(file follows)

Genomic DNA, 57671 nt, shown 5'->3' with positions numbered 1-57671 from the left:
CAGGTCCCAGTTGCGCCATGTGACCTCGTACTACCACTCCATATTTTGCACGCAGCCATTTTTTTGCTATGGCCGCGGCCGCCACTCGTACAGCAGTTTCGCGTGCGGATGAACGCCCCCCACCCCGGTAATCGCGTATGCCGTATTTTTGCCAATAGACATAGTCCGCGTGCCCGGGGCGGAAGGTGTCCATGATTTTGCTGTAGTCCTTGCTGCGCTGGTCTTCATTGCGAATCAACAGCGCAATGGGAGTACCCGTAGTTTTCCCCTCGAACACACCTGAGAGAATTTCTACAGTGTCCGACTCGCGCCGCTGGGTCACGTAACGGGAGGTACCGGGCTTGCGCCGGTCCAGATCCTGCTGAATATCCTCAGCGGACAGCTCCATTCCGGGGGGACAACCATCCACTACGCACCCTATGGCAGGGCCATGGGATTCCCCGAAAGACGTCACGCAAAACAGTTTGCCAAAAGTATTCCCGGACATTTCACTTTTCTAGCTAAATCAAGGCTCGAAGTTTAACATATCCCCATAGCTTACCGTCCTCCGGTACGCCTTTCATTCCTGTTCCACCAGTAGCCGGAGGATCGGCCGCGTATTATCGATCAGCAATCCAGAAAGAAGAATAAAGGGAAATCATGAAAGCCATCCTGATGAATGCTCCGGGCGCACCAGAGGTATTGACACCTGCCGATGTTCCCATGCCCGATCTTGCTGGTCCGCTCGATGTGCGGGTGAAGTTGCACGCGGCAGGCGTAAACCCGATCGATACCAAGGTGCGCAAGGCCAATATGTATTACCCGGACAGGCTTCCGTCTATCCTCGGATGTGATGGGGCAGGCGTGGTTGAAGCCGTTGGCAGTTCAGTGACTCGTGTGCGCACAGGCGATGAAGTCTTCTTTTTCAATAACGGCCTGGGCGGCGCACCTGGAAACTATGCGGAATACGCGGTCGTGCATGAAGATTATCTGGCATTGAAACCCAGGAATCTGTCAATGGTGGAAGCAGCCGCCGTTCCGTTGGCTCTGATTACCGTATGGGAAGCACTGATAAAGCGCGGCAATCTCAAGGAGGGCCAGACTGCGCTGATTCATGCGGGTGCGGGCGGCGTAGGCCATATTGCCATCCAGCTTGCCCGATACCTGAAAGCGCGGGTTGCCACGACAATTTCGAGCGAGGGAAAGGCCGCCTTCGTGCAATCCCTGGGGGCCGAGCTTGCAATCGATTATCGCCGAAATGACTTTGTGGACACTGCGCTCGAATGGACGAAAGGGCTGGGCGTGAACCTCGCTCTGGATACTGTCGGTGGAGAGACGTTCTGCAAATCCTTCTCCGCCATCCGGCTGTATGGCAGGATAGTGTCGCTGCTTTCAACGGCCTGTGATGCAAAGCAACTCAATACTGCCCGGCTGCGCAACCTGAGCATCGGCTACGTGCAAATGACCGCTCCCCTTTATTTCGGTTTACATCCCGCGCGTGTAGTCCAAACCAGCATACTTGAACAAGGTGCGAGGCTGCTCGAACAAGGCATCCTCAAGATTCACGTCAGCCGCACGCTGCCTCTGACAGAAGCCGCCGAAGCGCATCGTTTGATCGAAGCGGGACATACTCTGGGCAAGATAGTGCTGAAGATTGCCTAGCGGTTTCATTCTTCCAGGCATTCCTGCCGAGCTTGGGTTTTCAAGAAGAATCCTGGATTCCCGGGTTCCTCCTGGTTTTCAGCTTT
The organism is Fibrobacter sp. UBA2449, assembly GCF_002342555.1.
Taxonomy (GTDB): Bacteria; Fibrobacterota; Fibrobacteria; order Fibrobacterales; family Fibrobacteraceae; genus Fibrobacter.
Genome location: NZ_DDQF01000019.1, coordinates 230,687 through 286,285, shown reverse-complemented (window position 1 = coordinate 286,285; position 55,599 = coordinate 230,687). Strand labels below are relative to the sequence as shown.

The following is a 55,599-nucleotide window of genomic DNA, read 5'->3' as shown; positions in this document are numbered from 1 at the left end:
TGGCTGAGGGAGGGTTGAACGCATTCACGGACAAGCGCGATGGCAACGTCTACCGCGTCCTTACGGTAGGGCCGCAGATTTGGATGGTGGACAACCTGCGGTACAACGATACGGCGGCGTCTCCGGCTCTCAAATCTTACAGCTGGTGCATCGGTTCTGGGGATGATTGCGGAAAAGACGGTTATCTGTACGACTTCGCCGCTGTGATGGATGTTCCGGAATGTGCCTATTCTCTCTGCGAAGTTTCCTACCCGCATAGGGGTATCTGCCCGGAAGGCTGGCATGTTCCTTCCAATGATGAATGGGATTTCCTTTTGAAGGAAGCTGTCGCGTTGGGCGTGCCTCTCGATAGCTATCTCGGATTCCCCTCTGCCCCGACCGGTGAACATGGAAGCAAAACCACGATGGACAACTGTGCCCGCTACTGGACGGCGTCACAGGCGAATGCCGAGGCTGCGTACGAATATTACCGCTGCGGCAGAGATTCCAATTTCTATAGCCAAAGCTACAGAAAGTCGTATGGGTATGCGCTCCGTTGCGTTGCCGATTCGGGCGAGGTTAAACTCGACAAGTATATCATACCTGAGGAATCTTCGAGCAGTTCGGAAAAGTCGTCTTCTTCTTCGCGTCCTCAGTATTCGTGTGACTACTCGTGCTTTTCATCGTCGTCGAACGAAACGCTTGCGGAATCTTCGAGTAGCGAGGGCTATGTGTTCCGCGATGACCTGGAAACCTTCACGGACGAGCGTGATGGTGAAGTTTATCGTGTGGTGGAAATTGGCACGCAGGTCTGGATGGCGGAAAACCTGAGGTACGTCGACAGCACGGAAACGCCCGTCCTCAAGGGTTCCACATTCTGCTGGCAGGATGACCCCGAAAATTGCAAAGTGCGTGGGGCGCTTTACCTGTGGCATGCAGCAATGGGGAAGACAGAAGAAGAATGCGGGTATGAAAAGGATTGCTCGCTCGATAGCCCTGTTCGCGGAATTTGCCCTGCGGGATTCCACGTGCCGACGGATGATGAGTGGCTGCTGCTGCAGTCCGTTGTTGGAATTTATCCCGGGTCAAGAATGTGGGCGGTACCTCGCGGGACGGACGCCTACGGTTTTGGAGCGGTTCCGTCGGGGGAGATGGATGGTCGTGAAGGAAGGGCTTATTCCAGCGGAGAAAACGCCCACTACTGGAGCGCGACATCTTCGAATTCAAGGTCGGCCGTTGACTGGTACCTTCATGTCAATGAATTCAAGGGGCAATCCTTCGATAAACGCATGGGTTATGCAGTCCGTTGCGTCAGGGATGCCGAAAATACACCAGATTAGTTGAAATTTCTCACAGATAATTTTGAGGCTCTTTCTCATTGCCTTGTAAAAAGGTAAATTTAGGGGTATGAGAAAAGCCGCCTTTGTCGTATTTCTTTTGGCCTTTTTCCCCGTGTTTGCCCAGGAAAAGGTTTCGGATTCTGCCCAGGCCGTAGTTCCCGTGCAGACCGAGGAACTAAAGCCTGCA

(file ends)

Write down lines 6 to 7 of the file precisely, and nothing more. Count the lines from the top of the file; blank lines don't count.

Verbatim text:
The following is a 55,599-nucleotide window of genomic DNA, read 5'->3' as shown; positions in this document are numbered from 1 at the left end:
TGGCTGAGGGAGGGTTGAACGCATTCACGGACAAGCGCGATGGCAACGTCTACCGCGTCCTTACGGTAGGGCCGCAGATTTGGATGGTGGACAACCTGCGGTACAACGATACGGCGGCGTCTCCGGCTCTCAAATCTTACAGCTGGTGCATCGGTTCTGGGGATGATTGCGGAAAAGACGGTTATCTGTACGACTTCGCCGCTGTGATGGATGTTCCGGAATGTGCCTATTCTCTCTGCGAAGTTTCCTACCCGCATAGGGGTATCTGCCCGGAAGGCTGGCATGTTCCTTCCAATGATGAATGGGATTTCCTTTTGAAGGAAGCTGTCGCGTTGGGCGTGCCTCTCGATAGCTATCTCGGATTCCCCTCTGCCCCGACCGGTGAACATGGAAGCAAAACCACGATGGACAACTGTGCCCGCTACTGGACGGCGTCACAGGCGAATGCCGAGGCTGCGTACGAATATTACCGCTGCGGCAGAGATTCCAATTTCTATAGCCAAAGCTACAGAAAGTCGTATGGGTATGCGCTCCGTTGCGTTGCCGATTCGGGCGAGGTTAAACTCGACAAGTATATCATACCTGAGGAATCTTCGAGCAGTTCGGAAAAGTCGTCTTCTTCTTCGCGTCCTCAGTATTCGTGTGACTACTCGTGCTTTTCATCGTCGTCGAACGAAACGCTTGCGGAATCTTCGAGTAGCGAGGGCTATGTGTTCCGCGATGACCTGGAAACCTTCACGGACGAGCGTGATGGTGAAGTTTATCGTGTGGTGGAAATTGGCACGCAGGTCTGGATGGCGGAAAACCTGAGGTACGTCGACAGCACGGAAACGCCCGTCCTCAAGGGTTCCACATTCTGCTGGCAGGATGACCCCGAAAATTGCAAAGTGCGTGGGGCGCTTTACCTGTGGCATGCAGCAATGGGGAAGACAGAAGAAGAATGCGGGTATGAAAAGGATTGCTCGCTCGATAGCCCTGTTCGCGGAATTTGCCCTGCGGGATTCCACGTGCCGACGGATGATGAGTGGCTGCTGCTGCAGTCCGTTGTTGGAATTTATCCCGGGTCAAGAATGTGGGCGGTACCTCGCGGGACGGACGCCTACGGTTTTGGAGCGGTTCCGTCGGGGGAGATGGATGGTCGTGAAGGAAGGGCTTATTCCAGCGGAGAAAACGCCCACTACTGGAGCGCGACATCTTCGAATTCAAGGTCGGCCGTTGACTGGTACCTTCATGTCAATGAATTCAAGGGGCAATCCTTCGATAAACGCATGGGTTATGCAGTCCGTTGCGTCAGGGATGCCGAAAATACACCAGATTAGTTGAAATTTCTCACAGATAATTTTGAGGCTCTTTCTCATTGCCTTGTAAAAAGGTAAATTTAGGGGTATGAGAAAAGCCGCCTTTGTCGTATTTCTTTTGGCCTTTTTCCCCGTGTTTGCCCAGGAAAAGGTTTCGGATTCTGCCCAGGCCGTAGTTCCCGTGCAGACCGAGGAACTAAAGCCTGCA